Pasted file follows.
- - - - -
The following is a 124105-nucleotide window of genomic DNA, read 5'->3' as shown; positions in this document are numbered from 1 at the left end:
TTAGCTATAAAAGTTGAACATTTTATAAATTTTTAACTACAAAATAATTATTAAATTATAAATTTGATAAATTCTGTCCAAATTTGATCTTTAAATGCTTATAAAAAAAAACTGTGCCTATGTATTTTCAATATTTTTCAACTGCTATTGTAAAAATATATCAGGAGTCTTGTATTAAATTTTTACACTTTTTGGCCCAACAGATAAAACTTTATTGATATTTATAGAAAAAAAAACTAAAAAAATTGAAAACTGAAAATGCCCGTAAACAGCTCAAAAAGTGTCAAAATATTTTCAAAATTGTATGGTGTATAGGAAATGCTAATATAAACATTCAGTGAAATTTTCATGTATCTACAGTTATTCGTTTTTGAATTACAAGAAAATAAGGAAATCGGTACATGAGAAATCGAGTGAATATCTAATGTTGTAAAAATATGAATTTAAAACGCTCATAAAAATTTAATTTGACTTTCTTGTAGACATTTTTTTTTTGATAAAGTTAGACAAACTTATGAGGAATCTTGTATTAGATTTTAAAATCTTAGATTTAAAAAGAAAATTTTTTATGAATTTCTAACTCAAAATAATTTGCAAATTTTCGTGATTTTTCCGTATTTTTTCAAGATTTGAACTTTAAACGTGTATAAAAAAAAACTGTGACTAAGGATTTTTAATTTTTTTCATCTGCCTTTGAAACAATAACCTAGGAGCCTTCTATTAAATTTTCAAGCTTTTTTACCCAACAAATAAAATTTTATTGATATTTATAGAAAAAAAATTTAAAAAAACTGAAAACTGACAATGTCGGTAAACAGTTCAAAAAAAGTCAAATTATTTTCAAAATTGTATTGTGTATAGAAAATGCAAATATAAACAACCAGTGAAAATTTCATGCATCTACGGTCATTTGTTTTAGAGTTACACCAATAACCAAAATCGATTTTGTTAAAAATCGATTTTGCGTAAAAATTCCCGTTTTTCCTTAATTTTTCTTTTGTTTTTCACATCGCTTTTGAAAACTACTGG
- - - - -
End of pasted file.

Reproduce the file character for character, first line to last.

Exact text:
The following is a 124105-nucleotide window of genomic DNA, read 5'->3' as shown; positions in this document are numbered from 1 at the left end:
TTAGCTATAAAAGTTGAACATTTTATAAATTTTTAACTACAAAATAATTATTAAATTATAAATTTGATAAATTCTGTCCAAATTTGATCTTTAAATGCTTATAAAAAAAAACTGTGCCTATGTATTTTCAATATTTTTCAACTGCTATTGTAAAAATATATCAGGAGTCTTGTATTAAATTTTTACACTTTTTGGCCCAACAGATAAAACTTTATTGATATTTATAGAAAAAAAAACTAAAAAAATTGAAAACTGAAAATGCCCGTAAACAGCTCAAAAAGTGTCAAAATATTTTCAAAATTGTATGGTGTATAGGAAATGCTAATATAAACATTCAGTGAAATTTTCATGTATCTACAGTTATTCGTTTTTGAATTACAAGAAAATAAGGAAATCGGTACATGAGAAATCGAGTGAATATCTAATGTTGTAAAAATATGAATTTAAAACGCTCATAAAAATTTAATTTGACTTTCTTGTAGACATTTTTTTTTTGATAAAGTTAGACAAACTTATGAGGAATCTTGTATTAGATTTTAAAATCTTAGATTTAAAAAGAAAATTTTTTATGAATTTCTAACTCAAAATAATTTGCAAATTTTCGTGATTTTTCCGTATTTTTTCAAGATTTGAACTTTAAACGTGTATAAAAAAAAACTGTGACTAAGGATTTTTAATTTTTTTCATCTGCCTTTGAAACAATAACCTAGGAGCCTTCTATTAAATTTTCAAGCTTTTTTACCCAACAAATAAAATTTTATTGATATTTATAGAAAAAAAATTTAAAAAAACTGAAAACTGACAATGTCGGTAAACAGTTCAAAAAAAGTCAAATTATTTTCAAAATTGTATTGTGTATAGAAAATGCAAATATAAACAACCAGTGAAAATTTCATGCATCTACGGTCATTTGTTTTAGAGTTACACCAATAACCAAAATCGATTTTGTTAAAAATCGATTTTGCGTAAAAATTCCCGTTTTTCCTTAATTTTTCTTTTGTTTTTCACATCGCTTTTGAAAACTACTGG